Paper – a desk space odyssey



For you youngsters out there, there is a great movie from the 60s called “2001 A Space Odyssey” that you should watch. It is a classic.

While you are watching, you will notice something is missing.


Not all paper, mind you. They still have paper photographs and such, but most of it is gone. That was supposed to be in 2001. This is 2014 and despite cell phones, computers, and email, paper is still with us. By comparison, if you watch space movies set in the distant future, there is not a sheet of documentation to be found. None.

We have some work to do.


If we are ever going to go paperless, we really should get started. Because right now, it is everywhere. And it’s not just in the military. I have been out of uniform for a few years now, and my desk is piled high with the stuff.

Mecca for paperwork, of course, has to be the Pentagon. Not only does correspondence pile up, it never goes away. I am sure that there are reports still in circulation that were written on manual typewriters during the Korean War.


Maybe we have a problem discarding things with which we have become comfortable. There is some truth in the theory that reading a traditional newspaper is more soothing than reading the news off a website, so perhaps our aversion to reducing documentation is related to that.

Maybe, but one thing is certain. To get rid of paper so that we can be like those dudes in the space movies, we need to be willing to shed our old habits and move forward.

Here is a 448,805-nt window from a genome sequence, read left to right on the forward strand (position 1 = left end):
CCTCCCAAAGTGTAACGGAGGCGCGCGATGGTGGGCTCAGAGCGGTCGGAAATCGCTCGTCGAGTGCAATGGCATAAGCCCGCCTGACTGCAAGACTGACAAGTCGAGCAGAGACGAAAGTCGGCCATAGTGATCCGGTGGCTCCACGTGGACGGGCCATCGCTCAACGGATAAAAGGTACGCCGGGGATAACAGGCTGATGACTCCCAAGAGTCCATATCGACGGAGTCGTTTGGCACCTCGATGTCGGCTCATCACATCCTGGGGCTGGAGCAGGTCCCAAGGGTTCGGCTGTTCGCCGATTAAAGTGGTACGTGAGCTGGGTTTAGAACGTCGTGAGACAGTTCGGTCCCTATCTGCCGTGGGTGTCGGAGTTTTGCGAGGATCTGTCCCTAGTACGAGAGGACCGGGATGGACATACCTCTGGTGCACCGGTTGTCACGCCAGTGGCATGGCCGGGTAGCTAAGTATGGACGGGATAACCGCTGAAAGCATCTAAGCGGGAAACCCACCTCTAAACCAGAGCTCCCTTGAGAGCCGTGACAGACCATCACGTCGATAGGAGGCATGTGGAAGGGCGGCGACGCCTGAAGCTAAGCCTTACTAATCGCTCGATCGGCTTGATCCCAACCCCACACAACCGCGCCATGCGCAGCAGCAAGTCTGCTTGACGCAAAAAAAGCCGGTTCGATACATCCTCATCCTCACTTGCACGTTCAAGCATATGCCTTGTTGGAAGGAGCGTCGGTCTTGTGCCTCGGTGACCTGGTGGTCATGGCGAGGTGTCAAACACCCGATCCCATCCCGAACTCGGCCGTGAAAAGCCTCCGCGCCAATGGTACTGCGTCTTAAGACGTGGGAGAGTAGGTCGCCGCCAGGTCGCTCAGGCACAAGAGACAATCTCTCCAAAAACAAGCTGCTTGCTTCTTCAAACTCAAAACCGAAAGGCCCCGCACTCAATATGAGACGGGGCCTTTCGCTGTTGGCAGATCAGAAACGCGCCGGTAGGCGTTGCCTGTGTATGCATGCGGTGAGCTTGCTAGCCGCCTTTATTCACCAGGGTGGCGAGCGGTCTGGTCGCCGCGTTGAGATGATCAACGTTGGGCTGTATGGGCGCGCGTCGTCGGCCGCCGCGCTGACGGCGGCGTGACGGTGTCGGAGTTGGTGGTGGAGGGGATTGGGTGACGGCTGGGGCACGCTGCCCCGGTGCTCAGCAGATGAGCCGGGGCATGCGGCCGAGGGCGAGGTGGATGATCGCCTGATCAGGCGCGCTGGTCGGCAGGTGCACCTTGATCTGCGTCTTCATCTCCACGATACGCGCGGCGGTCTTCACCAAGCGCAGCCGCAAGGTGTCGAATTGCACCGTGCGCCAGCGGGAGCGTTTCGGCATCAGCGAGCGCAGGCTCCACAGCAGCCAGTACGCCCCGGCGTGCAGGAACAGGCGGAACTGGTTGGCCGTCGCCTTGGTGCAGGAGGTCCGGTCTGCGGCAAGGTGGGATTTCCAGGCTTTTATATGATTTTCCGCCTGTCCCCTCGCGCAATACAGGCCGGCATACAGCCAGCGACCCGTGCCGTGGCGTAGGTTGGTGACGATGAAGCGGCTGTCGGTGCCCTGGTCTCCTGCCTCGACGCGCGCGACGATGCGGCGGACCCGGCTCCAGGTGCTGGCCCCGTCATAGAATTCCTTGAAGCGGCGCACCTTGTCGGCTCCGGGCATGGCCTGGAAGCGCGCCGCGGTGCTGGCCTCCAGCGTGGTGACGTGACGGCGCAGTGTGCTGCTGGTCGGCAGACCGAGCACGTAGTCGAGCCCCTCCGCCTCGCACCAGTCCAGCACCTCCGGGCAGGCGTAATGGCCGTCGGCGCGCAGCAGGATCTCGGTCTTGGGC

Starting with my desk.

Open the trash can lid, Hal.


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  1. Under way on the at that time most modern nuclear submarine in the U.S. Navy, they tried to deploy their anchor and it wouldn’t deploy. Panic ensued while the crew tried to find the CD with the specs on the anchor windlass. Old Navy, you pulled the pub off the bookshelf and flipped to the right page – problem solved!

  2. We were hosting a Marine general on a visit to NAVO. After showing him our electronic charts, he commented, “Son, a computer with a bullet in it is a paperweight. A map with a bullet in it is still a map.”

  3. During my Pentagon tour in the 70’s, I was put “in charge” of the Navy’s contribution to paper reduction. Of course, there was a required monthly progress report…in triplicate. I’m sure those reports are still in a “file” somewhere…

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